Materials Research Society sets the standard for a welcoming and inclusive professional society whose strength over the years has been to avoid a parochial view of what “materials research” is. This approach has allowed MRS to embrace scientists from different disciplines and their materials-related work, thereby leveraging interdisciplinary research toward solving challenges in areas as diverse as human health, the climate crisis or the future of computation. Over the 20+ years I have been involved with MRS I have had a number of collaborators from a variety of disciplines comment on how this particular aspect differentiates MRS from other professional societies. As we face new challenges, I believe that this inclusive approach should remain a guiding principle of MRS.
The growth of the Fall and Spring meetings has been pivotal for the success of MRS, however, it’s time to ask the question of how large we want these meetings to be without sacrificing topical diversity and emphasis on interdisciplinary research. One option we might consider is expanding the offering of focused conferences throughout the year to develop depth and complement the breadth of the main meetings.
While expanding the global reach of MRS remains an important goal, there is room for improvement in outreach within the US, which may result in greater diversity of our graduate programs in materials science. In particular, outreach to universities outside our usual network may provide opportunities for students to learn about materials science and develop a passion for a discipline that is not represented in their home institution. I believe that through networking and some strategic choices, opportunities to perform materials science research may become available to students that we currently fail to reach.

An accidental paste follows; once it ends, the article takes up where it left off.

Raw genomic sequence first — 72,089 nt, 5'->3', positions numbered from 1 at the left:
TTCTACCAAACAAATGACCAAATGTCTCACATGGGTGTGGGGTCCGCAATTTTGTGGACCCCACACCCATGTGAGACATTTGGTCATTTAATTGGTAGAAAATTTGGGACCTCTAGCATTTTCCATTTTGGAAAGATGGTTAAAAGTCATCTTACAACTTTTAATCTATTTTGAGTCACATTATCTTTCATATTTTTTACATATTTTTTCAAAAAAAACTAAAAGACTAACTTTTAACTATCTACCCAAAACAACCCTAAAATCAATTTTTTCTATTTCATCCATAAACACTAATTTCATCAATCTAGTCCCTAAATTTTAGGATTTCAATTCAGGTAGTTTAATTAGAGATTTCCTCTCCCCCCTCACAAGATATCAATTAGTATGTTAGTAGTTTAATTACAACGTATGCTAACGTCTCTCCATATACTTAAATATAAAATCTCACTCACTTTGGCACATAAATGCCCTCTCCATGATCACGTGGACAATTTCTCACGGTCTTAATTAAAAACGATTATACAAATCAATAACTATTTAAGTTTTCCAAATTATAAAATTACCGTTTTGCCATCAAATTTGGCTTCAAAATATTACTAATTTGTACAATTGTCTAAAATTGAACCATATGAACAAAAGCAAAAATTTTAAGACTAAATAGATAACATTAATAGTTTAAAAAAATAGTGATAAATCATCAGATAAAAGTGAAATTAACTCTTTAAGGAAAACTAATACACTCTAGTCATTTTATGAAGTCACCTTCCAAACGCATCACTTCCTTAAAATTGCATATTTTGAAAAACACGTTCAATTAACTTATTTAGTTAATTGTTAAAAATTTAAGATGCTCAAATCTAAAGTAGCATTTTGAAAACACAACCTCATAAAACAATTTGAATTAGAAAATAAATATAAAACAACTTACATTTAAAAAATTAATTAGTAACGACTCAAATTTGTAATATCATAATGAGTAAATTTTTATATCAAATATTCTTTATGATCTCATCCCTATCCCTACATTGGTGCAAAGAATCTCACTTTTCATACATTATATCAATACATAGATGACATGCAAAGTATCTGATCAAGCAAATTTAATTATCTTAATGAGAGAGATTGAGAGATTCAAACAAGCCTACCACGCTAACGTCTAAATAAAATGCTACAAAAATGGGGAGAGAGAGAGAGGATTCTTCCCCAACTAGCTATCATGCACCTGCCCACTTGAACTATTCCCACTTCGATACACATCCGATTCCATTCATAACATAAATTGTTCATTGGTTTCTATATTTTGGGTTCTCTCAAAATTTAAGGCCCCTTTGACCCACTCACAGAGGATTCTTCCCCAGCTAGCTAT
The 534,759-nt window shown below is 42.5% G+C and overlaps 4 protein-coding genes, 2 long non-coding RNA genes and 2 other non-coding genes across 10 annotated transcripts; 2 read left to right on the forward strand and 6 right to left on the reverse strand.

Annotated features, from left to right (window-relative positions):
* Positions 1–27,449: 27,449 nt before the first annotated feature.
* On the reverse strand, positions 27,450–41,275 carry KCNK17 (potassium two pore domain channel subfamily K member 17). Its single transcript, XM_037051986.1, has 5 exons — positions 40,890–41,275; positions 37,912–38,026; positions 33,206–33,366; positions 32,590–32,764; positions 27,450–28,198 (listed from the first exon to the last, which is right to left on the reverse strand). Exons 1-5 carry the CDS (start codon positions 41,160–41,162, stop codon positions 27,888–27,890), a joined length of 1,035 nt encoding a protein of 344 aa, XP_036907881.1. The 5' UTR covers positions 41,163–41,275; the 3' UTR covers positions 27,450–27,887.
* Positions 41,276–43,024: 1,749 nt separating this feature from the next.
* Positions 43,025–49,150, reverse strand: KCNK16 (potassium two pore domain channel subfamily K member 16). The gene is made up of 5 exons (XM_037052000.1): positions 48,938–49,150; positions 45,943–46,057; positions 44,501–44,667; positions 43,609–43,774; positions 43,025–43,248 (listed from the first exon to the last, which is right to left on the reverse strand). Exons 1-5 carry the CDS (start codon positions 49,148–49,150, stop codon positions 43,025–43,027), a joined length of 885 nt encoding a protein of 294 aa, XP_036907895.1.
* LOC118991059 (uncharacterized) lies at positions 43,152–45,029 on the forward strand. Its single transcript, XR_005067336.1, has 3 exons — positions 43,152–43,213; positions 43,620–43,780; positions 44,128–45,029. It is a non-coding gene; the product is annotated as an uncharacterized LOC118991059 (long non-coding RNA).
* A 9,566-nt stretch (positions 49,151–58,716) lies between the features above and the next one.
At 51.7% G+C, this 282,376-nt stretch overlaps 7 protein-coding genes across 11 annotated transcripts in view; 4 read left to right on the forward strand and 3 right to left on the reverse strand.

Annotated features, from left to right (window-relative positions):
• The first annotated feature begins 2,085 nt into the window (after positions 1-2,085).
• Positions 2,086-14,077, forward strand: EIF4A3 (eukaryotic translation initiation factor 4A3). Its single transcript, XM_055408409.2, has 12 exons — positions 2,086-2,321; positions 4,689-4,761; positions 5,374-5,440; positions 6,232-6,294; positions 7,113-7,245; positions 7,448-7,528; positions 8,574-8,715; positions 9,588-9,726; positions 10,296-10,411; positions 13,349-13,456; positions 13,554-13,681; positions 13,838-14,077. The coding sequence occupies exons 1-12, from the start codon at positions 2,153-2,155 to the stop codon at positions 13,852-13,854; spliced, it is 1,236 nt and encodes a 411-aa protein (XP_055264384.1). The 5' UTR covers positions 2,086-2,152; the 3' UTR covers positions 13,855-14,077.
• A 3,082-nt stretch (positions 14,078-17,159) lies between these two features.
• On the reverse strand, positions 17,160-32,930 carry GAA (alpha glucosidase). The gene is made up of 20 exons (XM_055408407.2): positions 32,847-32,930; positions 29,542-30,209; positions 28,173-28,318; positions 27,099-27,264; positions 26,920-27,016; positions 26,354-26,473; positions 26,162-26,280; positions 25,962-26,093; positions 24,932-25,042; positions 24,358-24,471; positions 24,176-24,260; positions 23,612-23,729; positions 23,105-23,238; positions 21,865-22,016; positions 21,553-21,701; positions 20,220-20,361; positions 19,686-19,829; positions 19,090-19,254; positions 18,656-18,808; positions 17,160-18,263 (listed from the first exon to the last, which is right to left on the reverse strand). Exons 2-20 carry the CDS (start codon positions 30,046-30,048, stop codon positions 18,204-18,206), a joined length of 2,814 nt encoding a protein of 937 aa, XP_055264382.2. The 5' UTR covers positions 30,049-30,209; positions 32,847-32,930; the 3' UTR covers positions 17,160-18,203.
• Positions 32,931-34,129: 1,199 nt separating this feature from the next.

Finally, it is important to reiterate that materials science is at its most powerful when it leverages fundamental advances in service of solving society’s most pressing challenges. Thus, as research at universities seeks to innovate in these areas, it is important that it stays connected to practitioners who have the knowledge and experience needed to help maximize the impact of fundamental research. MRS historically has been very successful at attracting members from industry and connecting them to academics. It is crucial that this connection stays vibrant. As a professional society, we must ensure that our meetings are attractive to all members and provide productive networking opportunities and sessions where the academic and the industrial perspectives can both be represented.
I believe we are entering a new golden age of materials research with exciting developments in all areas, from soft and biological matter all the way to quantum materials. Within this context, MRS must provide leadership and show how the basic principles of materials science provide a fertile ground for interdisciplinary and impactful innovation across the board.